Malaysia’s manufacturing investments have been supported by E&E. E&E investments have been largely dominated by foreign direct investment (FDI) inflows over the years, accounting for above 80% of overall investment in the sector. The incoming E&E FDI has therefore provided support to Malaysia’s financial account. Malaysia’s foreign E&E investment inflows have seen a sizeable pick-up since 2018, with 2021 looking to set a fresh record in investment value. 2020’s fall was an exception due to the pandemic. Companies have diversified into Malaysia as part of their ‘China+1’ strategy, amid the intensified trade and technology dispute between US and China, which started during the Trump administration.

We think this shift towards alternative manufacturing locations looks likely to continue, as companies seek to maintain China as the primary production base, while increasingly looking for additional production locations. In our view, Malaysia is well positioned to benefit (see ‘ASEAN’s potential in semiconductor manufacturing’, September 23, 2021).

Aspirations to move up the value chain

Malaysia is aspiring to move up the E&E value chain over the 12MP period. Malaysia has been successful in developing itself into a key player in the global semiconductor value chain over the decades, but it lies majorly in the lower-end of the global semiconductor supply chain in assembly, testing, and packaging. The move towards technological upgrading and more innovative activities to improve productivity is key to reach high income status, like the Asian tigers, and avoid the middle-income trap.

In our view, the shift upwards is a difficult task and will not be smooth sailing. This is even though Malaysia has the potential to be more involved in the front-end E&E value chain activities such as design and chip fabrication, and attract high quality FDI. We think Malaysia has room to catch up to the Asian tigers, in terms of talent development and R&D, both of which were also mentioned in the 12MP. While initiatives mentioned in the 12MP to tackle these areas are relatively broad, it signals a move in the positive direction (see Appendix 2 in the pdf).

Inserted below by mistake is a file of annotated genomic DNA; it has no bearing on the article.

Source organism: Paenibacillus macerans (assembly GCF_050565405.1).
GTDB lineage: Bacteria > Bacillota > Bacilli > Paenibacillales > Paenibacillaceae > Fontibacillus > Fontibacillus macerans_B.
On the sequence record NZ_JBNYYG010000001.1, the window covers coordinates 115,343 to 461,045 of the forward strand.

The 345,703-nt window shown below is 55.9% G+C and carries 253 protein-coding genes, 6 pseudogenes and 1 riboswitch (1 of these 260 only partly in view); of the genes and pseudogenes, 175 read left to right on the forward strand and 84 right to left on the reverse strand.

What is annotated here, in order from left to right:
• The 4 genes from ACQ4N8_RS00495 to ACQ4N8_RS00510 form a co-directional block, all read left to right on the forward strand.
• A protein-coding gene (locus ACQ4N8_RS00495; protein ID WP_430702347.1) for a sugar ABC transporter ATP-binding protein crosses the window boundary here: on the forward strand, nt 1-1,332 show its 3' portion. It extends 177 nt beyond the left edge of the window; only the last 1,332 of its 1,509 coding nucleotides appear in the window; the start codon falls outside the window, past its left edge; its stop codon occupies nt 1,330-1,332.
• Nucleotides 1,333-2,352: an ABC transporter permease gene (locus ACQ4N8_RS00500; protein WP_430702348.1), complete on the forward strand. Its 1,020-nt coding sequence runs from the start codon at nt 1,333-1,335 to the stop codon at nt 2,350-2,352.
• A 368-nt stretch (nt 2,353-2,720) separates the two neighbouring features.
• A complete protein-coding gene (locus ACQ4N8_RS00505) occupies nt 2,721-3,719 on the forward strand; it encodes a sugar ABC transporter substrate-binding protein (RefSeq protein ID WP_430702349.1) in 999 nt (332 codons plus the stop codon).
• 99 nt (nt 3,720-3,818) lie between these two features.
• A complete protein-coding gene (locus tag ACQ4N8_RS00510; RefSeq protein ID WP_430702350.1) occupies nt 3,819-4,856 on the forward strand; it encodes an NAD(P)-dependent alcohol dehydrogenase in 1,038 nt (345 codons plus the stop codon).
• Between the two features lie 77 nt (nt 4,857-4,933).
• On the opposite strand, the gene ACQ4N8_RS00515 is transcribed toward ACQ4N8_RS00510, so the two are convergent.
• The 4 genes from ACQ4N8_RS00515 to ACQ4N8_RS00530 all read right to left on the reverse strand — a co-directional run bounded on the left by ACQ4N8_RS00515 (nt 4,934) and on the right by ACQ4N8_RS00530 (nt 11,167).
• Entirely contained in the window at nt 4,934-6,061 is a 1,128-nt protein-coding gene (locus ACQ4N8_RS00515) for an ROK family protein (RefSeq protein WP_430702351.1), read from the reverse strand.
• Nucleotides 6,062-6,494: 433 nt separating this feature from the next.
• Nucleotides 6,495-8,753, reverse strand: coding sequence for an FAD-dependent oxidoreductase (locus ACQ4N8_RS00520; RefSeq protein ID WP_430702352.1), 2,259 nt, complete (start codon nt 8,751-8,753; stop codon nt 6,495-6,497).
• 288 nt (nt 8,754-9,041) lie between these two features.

Room to train more highly skilled local talent

We find that Malaysia’s highly skilled labour force is in the middle of the pack, when compared with other Asian economies in our coverage at DBS (where data is available from the International Labour Organization).

R&D and innovation key to productivity gains

Increases in R&D are important for Malaysia to move up the E&E value chain. Malaysia has been making efforts to innovate by steadily increasing its gross expenditure in R&D (GERD) over the years, even though there was a decline in 2018. The bad news is that Malaysia’s R&D investment is low versus regional peers, despite the progress. Malaysia has much room to raise R&D spending to levels that are comparable to high income nations.

Other than human capital accumulation and raising R&D, the government is also looking to strengthen the E&E ecosystem. The Malaysia Semiconductor Association (MSIA) was formed in early 2021 to provide companies, especially locals, with a greater representation and serve as a collective voice for E&E and semiconductor firms to grow market share and rise in the value chain (The Edge).

To read the full report, click here to Download the PDF.

Chua Han Teng, CFA